Beauty is the quality of something that appeals to the senses and is therefore pleasurable to behold. It can be a physical object, such as a landscape or a sunset, or it can be an artistic work of art.
The concept of beauty is an important one in aesthetics, a branch of philosophy that studies the way objects and experiences are judged and evaluated in terms of their value to human beings. It contrasts with ugliness, which can be considered to be undesirable.
There are a number of different approaches to and theories of beauty developed within Western philosophical and artistic traditions. Some, such as Hume and Kant, are adamantly objective; others, such as Santayana, are emphatically subjectivist.
Some philosophers, including Aquinas, have taken a more complex and pluralistic approach to beauty. They argue that it should consist in the arrangement of integral parts into a coherent whole, according to a set of criteria, such as proportion, harmony and symmetry.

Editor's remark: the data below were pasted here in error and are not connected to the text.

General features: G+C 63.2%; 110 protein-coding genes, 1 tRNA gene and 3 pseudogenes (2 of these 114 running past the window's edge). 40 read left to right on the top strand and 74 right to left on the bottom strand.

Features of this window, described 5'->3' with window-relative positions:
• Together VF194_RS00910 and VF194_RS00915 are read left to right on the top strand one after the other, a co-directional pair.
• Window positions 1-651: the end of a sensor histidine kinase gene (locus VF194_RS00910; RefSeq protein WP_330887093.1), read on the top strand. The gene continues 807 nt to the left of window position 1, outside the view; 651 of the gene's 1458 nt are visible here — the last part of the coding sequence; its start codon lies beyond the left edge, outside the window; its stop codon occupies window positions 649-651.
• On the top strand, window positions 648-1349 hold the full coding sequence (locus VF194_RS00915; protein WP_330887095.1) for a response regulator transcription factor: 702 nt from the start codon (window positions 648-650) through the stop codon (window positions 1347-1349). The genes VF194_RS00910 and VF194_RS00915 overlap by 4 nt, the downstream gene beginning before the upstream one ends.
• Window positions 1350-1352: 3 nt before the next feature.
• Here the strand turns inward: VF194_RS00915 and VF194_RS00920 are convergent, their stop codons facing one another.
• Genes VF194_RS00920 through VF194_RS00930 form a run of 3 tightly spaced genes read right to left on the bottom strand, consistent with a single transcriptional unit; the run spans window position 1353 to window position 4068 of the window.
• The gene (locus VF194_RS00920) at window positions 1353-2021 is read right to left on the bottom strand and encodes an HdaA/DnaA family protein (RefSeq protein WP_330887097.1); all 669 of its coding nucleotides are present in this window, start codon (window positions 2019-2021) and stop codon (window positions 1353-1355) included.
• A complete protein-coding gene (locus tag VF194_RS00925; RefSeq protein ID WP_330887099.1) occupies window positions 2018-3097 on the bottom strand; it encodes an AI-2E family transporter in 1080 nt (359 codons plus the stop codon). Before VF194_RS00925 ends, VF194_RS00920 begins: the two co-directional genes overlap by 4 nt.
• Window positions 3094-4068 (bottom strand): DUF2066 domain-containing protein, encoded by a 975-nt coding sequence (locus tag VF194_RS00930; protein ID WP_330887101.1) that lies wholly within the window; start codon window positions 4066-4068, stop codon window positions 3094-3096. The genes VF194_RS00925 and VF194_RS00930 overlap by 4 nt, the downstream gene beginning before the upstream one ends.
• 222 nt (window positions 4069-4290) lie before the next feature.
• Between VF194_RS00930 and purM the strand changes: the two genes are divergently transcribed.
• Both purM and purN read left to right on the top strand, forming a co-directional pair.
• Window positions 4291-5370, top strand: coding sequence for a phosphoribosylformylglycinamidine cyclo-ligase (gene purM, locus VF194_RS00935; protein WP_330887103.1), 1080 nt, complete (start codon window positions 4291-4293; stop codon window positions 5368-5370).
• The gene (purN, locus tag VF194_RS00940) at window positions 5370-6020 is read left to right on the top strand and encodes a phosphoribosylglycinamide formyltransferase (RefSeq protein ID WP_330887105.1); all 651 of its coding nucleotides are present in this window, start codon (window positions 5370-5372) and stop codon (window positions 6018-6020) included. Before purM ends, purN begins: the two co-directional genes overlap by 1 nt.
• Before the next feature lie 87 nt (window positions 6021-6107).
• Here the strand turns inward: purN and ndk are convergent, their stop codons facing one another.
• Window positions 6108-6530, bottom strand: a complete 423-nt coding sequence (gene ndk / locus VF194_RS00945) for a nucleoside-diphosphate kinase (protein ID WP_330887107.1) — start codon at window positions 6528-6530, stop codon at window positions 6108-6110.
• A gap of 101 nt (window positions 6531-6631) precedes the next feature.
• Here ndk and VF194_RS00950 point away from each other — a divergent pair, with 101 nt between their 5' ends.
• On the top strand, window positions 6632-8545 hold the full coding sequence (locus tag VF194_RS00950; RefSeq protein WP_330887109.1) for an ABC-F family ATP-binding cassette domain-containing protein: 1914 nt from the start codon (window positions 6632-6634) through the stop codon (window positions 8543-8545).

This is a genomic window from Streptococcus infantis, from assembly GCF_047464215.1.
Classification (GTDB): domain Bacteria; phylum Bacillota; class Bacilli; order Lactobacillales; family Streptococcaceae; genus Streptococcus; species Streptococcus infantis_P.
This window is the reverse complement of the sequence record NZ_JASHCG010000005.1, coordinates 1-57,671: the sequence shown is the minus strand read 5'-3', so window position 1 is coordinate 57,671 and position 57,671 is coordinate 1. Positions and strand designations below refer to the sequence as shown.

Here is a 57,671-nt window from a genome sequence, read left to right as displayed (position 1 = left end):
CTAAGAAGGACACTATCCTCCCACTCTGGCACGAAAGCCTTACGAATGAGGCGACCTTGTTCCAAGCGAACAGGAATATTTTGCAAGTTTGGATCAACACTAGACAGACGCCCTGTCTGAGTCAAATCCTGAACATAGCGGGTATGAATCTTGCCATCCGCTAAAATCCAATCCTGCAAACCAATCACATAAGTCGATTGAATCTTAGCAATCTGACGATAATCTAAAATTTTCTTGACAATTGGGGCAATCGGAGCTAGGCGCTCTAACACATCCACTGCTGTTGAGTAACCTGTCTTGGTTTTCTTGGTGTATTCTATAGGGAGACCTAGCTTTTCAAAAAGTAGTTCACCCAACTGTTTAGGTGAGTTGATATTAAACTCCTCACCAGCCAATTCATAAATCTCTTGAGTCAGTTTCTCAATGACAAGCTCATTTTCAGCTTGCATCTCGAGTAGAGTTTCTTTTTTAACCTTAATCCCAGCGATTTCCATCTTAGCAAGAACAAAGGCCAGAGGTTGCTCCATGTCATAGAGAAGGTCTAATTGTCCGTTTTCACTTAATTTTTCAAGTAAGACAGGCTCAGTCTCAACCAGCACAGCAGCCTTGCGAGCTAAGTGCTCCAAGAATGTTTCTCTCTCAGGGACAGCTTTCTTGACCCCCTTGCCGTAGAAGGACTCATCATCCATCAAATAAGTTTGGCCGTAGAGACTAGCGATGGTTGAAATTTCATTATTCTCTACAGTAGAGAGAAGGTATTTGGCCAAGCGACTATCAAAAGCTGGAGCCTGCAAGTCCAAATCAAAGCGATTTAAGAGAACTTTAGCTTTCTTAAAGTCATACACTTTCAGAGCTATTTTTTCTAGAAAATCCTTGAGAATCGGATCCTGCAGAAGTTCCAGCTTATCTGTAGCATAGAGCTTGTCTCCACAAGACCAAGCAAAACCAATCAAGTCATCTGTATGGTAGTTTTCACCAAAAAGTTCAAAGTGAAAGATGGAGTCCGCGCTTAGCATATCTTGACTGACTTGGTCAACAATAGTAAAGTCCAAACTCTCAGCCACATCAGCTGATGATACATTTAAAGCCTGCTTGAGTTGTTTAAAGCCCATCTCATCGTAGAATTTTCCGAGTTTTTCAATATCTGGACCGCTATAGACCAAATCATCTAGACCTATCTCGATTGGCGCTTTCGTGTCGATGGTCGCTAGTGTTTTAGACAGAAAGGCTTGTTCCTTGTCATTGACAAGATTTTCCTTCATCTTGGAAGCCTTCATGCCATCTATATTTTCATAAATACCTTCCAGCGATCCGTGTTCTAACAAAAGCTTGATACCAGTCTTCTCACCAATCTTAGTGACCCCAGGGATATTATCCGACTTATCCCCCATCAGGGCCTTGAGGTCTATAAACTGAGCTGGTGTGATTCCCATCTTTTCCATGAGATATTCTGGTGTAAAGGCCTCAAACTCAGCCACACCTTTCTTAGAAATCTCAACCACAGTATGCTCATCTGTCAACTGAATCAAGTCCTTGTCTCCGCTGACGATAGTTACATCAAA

Another approach is to posit that beauty depends on the innate qualities of a person, as well as those of the object. For example, in the case of a child, it might be that they have a preference for the soft colors and textures of certain things, while adults might prefer the sharper and more contrasting elements.
A third, and less controversial, way of defining beauty is to ascribe it to the intrinsic worth of the person who sees or experiences it. This view is held by a range of contemporary philosophers, such as Michel Foucault and David Chalmers.
A similar approach was adopted by the French philosopher Charles De Montesquieu, who argued that beauty is a product of the human soul. He viewed it as a form of grace and virtue that is the natural result of the human mind.